In many countries, more and more people can buy a wide range of household goods like television, microwave oven and rice cooker. Is it a positive or negative development? Discuss both views and give your opinion.
In a world of consumerism, home electrical and electronic appliances have become so integral to modern life that, in many ways, they are what distinguish today’s society from yesterday’s. Household goods like television, microwave oven and rice cooker make your life so much easierand more enjoyable, but there are some disadvantages. As a whole, this kind of household goods, when properly used, can bring you more benefits than drawbacks.
Generally speaking, buying over a dozen household equipments intended for daily use may be beneficial to you at home, from cooking to entertainment. Your microwave oven, for instance, allows you to cook rapidly with the turn of a dial, and this convenience provides more options in your daily life than in the past. Likewise, your rice cooker can simplify the cooking process by reducing the number of steps between you and your meal at the table. Further, because your refrigerator preserves foods for days or even weeks past their natural expiration dates, you can keep enough foods stocked in your freezer for future cooking, thereby saving your time spent on shopping. Similar advantages also apply to washing machines, dish-washers, dryers, and vacuum cleaners and so on. Thus, the more free time you save due to having appliances, the more other things you are capable of doing at your will, including watching television in the comfort of home after a heavy day from work.
However, the development of consumerism in many countries is not entirely positive; and there are drawbacks which are less obvious and yet they should not be overlooked. To begin with, it not only costs money to buy consumer equipments but also to operate them. Of course, cost is a disadvantage if you buy too many household gadgets and use them excessively in what is called the “throw-away” society. No doubt, the modern consumerism is likely to have an en environmental impact, either from the production processes or the disposal of the devices ranging from kitchen devices to television sets. Accordingly, without safe and efficient ways of recycling, electronic wastes (after being burned to salvage bits of metal) may release toxic substance into the atmosphere, polluting the immediate environment. That is to say, the dramatic increase in the number of household goods means the problem of greater carbon dioxide emissions, apart from the problem of rising energy demands and expenses that will need to be met.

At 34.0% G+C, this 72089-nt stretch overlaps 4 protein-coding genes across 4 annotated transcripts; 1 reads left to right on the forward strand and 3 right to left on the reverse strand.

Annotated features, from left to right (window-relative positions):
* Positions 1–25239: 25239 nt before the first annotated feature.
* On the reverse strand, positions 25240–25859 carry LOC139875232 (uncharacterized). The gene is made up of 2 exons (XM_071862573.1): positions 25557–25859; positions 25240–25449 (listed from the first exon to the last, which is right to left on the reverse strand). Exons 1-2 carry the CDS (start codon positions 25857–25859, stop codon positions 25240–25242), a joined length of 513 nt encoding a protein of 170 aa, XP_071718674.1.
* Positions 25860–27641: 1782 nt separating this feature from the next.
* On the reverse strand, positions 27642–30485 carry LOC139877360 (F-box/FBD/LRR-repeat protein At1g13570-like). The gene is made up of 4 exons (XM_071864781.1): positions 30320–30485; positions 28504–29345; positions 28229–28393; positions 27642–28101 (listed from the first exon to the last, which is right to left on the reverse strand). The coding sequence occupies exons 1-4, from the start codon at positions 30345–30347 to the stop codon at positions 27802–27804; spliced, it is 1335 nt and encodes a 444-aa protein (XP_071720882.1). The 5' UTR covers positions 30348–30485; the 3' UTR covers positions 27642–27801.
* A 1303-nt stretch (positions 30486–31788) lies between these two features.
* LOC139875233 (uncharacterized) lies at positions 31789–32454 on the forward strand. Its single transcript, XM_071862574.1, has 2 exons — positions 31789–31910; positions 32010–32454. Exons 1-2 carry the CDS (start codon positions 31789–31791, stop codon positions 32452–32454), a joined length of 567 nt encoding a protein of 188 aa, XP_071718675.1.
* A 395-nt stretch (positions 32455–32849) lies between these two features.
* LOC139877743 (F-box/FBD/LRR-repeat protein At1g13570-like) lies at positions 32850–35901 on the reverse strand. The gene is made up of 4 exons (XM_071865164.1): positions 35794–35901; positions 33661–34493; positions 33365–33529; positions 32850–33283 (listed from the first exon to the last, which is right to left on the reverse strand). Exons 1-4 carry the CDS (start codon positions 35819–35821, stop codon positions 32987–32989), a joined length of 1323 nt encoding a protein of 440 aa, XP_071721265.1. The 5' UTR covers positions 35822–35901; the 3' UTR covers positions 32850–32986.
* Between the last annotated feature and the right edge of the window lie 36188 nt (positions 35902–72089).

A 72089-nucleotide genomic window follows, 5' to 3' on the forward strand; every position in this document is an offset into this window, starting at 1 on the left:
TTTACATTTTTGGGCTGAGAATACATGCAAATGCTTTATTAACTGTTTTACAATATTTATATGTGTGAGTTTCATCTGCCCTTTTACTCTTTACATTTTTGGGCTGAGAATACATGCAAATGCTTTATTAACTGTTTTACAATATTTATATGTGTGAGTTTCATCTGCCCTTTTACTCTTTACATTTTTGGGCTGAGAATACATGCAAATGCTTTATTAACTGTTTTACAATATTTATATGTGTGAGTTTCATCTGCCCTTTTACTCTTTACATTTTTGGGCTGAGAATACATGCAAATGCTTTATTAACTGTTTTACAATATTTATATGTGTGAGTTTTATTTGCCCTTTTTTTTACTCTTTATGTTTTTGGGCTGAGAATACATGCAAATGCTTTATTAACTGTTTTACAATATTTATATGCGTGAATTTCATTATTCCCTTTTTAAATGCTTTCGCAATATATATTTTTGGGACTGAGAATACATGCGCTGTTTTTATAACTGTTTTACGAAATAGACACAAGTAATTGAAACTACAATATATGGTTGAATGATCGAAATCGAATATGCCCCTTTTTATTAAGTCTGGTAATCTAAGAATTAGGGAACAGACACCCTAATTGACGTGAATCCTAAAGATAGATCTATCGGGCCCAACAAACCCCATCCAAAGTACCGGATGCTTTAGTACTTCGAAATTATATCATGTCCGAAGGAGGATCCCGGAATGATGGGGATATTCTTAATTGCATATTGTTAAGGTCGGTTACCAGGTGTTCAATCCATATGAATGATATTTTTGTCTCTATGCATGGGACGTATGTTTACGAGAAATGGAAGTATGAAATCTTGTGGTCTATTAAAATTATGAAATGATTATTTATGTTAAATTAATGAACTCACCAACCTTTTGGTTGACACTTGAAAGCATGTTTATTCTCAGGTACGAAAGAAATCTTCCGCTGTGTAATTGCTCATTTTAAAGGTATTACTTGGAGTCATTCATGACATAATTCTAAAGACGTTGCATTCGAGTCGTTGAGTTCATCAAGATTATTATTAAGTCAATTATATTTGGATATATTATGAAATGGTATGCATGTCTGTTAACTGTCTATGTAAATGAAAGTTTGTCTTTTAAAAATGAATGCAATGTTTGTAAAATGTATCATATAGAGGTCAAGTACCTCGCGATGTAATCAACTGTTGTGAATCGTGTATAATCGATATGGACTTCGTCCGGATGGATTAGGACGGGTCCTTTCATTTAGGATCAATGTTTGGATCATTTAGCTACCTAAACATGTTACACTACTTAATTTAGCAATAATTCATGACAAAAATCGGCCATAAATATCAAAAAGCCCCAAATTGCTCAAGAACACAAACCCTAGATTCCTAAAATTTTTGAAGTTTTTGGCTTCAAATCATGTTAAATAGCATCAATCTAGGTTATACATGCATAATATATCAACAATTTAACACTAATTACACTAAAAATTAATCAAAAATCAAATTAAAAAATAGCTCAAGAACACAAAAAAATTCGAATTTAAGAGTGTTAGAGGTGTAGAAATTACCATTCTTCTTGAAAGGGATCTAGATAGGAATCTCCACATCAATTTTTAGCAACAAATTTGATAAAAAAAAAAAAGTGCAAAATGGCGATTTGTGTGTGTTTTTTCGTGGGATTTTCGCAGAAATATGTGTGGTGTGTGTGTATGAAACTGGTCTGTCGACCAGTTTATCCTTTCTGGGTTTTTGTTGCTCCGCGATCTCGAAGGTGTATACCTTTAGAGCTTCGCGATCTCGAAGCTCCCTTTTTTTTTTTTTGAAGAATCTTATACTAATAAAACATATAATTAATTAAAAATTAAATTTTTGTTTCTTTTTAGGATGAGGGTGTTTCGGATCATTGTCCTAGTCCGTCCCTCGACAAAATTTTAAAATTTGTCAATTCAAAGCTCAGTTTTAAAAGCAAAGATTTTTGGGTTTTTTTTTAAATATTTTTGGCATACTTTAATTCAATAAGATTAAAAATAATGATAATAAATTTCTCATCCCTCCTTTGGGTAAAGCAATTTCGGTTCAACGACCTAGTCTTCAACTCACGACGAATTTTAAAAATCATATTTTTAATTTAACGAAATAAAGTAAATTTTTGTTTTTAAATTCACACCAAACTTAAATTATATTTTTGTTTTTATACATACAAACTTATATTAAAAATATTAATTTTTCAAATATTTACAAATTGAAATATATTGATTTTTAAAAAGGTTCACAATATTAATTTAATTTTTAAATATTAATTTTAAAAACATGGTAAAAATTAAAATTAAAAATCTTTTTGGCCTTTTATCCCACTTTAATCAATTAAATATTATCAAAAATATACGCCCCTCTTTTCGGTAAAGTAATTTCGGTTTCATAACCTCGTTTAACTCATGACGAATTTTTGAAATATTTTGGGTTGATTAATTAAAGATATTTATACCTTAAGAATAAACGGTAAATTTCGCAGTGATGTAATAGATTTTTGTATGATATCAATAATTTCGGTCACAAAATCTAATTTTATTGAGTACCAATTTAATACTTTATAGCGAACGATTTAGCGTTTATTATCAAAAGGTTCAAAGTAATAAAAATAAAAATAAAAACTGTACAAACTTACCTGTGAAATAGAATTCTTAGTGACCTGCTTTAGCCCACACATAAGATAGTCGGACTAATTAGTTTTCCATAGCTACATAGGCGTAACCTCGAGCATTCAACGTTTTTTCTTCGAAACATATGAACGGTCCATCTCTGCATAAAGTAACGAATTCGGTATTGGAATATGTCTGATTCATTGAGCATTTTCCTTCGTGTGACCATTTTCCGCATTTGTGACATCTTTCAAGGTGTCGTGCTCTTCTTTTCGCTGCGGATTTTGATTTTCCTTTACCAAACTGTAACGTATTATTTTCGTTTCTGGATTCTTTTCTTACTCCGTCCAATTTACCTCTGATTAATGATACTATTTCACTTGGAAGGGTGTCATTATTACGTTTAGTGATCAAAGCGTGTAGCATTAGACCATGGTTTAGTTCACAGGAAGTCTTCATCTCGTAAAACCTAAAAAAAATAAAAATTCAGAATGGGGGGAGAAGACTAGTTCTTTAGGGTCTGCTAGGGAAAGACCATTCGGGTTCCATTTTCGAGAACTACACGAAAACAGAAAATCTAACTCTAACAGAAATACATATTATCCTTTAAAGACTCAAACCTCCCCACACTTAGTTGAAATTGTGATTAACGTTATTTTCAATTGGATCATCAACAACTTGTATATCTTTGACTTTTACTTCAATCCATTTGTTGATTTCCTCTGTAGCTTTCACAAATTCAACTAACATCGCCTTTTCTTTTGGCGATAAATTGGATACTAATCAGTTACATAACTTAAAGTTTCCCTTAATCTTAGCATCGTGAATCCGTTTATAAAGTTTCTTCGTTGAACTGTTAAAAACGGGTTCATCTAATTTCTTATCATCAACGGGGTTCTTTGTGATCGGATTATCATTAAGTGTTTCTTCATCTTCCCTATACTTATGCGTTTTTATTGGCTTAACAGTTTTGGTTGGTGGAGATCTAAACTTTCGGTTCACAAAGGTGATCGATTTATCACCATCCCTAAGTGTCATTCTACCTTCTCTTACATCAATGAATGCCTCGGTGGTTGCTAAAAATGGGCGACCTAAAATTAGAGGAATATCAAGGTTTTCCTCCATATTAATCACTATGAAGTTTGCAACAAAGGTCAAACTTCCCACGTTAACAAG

On balance, the development of having useful appliances at your home is more positive than negative. Despite some bad effects typical of modern consumerism, life has become so much more full of pleasure due to these devices available from the kitchen to the bedroom. Now, ask yourself if you would rather live in today’s society or yesterday’s.
It is right that college graduates earn higher salaries than the less well-educated in the community. But they should also pay the full cost of their study. Do you agree or disagree with this statement?
Some conclude that college students should bear total expenses for their higher learning on the generalization that college graduates usually receive higher salaries for similar jobs than those without a college degree. We cannot deny that higher level of education, indeed, does associate with better income. Still, built on such fact alone, the conclusion remains questionable.